Title:
Golf ball and making method
Kind Code:
A1


Abstract:
In a golf ball comprising a core and a cover, at least one layer of the cover is formed of a cover stock composition in which fullerene and/or carbon nanotubes are uniformly dispersed in a thermoplastic resin. The golf ball is prepared by uniformly dispersing fullerene and/or carbon nanotubes in a thermoplastic resin to provide a cover stock composition and forming at least one layer of the cover from the cover stock composition.



Inventors:
Takesue, Rinya (Chichibu-shi, JP)
Nagasawa, Hiroyuki (Chichibu-shi, JP)
Takehana, Eiji (Chichibu-shi, JP)
Manami, Toshihiko (Chichibu-shi, JP)
Application Number:
10/942138
Publication Date:
03/17/2005
Filing Date:
09/16/2004
Assignee:
BRIDGESTONE SPORTS CO., LTD.
Primary Class:
Other Classes:
473/378
International Classes:
A63B37/00; C08L23/08; (IPC1-7): A63B37/12
View Patent Images:
Related US Applications:
20080182680GOLF CLUB WITH CARBURIZED TUNGSTEN FACE INSERTJuly, 2008De La
20090137352Padded sports ballMay, 2009Ou
20030224867Golf swing training club with adjustable weightDecember, 2003Ota
20070155545Lacrosse stick with telescoping handleJuly, 2007Owen
20030195050Cue guard™October, 2003Ortner
20050233819Ball speed measuring deviceOctober, 2005Cracolici
20070090597Method for playing five card stud poker billiardsApril, 2007Sharlow
20040166969Ping-pong paddleAugust, 2004Schneider
20060105859Golf tee deviceMay, 2006Thirkettle et al.
20100087282Baseball bat with multiple reinforcing beamsApril, 2010Smith
20080090683Concept for activating a game deviceApril, 2008Englert et al.



Primary Examiner:
GORDEN, RAEANN
Attorney, Agent or Firm:
SUGHRUE MION, PLLC (WASHINGTON, DC, US)
Claims:
1. A golf ball comprising a core and a cover of one or more layers enclosing the core, wherein at least one layer of the cover is formed of a cover stock composition comprising (A) a thermoplastic resin and (B) fullerene and/or carbon nanotubes uniformly dispersed therein.

2. A method of preparing a golf ball comprising a core and a cover of one or more layers enclosing the core, said method comprising the step of forming at least one layer of the cover from a cover stock composition comprising (A) a thermoplastic resin and (B) fullerene and/or carbon nanotubes, the forming step including the step of uniformly dispersing component (B) in component (A).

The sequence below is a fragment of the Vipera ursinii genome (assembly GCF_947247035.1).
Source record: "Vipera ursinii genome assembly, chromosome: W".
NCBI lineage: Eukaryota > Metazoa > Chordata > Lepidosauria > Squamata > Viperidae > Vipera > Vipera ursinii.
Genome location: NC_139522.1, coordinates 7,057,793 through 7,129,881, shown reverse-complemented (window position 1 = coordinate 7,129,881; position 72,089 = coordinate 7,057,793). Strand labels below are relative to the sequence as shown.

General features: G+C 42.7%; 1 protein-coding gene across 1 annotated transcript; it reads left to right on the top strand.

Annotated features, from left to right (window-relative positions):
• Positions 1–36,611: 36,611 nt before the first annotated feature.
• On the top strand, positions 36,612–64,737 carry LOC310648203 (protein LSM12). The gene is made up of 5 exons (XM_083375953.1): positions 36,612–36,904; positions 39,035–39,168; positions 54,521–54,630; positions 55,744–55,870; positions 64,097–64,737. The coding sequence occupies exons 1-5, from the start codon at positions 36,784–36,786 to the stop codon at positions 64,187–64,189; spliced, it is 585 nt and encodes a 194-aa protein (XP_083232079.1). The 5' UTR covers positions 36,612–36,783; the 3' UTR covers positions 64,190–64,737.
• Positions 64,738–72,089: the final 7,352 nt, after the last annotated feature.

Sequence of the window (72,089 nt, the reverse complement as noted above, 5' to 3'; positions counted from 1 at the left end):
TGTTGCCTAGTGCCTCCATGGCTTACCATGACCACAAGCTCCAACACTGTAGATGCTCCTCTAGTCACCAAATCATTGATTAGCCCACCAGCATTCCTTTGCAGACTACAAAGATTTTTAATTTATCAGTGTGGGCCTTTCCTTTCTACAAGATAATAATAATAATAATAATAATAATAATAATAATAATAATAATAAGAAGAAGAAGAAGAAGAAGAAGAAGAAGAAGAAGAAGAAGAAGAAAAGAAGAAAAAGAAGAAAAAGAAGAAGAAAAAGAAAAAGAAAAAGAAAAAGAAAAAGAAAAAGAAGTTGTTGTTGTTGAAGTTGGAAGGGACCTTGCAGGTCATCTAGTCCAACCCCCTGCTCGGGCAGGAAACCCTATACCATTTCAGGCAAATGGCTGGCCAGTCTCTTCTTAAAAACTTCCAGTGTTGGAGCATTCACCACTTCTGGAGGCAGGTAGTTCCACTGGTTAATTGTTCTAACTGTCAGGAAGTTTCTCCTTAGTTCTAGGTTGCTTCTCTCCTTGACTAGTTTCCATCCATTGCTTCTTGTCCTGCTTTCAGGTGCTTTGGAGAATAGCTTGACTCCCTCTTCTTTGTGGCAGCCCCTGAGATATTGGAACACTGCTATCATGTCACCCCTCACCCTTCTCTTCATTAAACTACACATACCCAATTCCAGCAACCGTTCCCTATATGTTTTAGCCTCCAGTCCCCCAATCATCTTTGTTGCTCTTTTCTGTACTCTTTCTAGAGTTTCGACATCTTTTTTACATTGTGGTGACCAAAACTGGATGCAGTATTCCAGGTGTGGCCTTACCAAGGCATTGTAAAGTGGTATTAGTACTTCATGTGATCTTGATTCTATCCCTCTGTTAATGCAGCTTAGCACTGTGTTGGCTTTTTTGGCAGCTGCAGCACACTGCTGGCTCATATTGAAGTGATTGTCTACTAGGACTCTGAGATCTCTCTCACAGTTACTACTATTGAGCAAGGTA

3. The method of claim 2, wherein the dispersing step includes dissolving or suspending component (B) in an organic solvent, mixing the solution or suspension of component (B) with component (A), and then evaporating the solvent.

4. The method of claim 3, wherein the step of mixing the solution or suspension of component (B) with component (A) is carried out while keeping component (A) molten.

5. The method of claim 2, wherein the dispersing step includes mixing component (B) with a polar polymer having aromatic functional groups to form a master batch, and mixing the master batch with component (A).

6. The method of claim 5, wherein the step of mixing the master batch with component (A) is carried out while keeping component (A) molten.

7. The method of claim 2, wherein the step of forming at least one layer of the cover from a cover stock composition includes injection molding the cover stock composition resulting from the uniformly dispersing step.

Description:

CROSS-REFERENCE TO RELATED APPLICATIONS

This non-provisional application claims priority under 35 U.S.C. Section 119(a) on Patent Application No. 2003-324433 filed in Japan on Sep. 17, 2003, the entire contents of which are incorporated herein by reference.

TECHNICAL FIELD

This invention relates to a golf ball having improved rebound, durability and feel when hit, and a method for preparing the same.

BACKGROUND ART

In the prior art, a variety of studies were made to tailor the formulation of golf ball-forming material for the purpose of endowing golf balls with better rebound. Golf balls are required to have not only good rebound, but also a diversity of properties including a soft feel when hit and durability. It is a key to find a higher order compromise among these properties.

For example, JP-A 2002-253703 discloses a technique of incorporating a fullerene or derivative thereof in a rubber material (typically polybutadiene rubber containing at least 40% of cis-1,4-bond) of which a golf ball core is made, thus providing a golf ball having excellent rebound performance and a pleasant feel when hit. Because of its special molecular configuration, the fullerene or derivative thereof is often difficult to uniformly and finely disperse in a medium as compared with commonly used additives. If an additive is not uniformly and finely dispersed in a golf ball-forming material, the golf ball made therefrom may be adversely affected, typically detracting from durability to consecutive shots.

There is a need for an effective means of finely dispersing a fullerene or derivative thereof in a golf ball-forming material.

SUMMARY OF THE INVENTION

An object of the present invention is to provide a golf ball prepared from a golf ball-forming material having fullerene or carbon nanotubes uniformly dispersed therein so that the ball has a better balance of rebound, durability and feel on impact. Another object is to provide a method of preparing the same.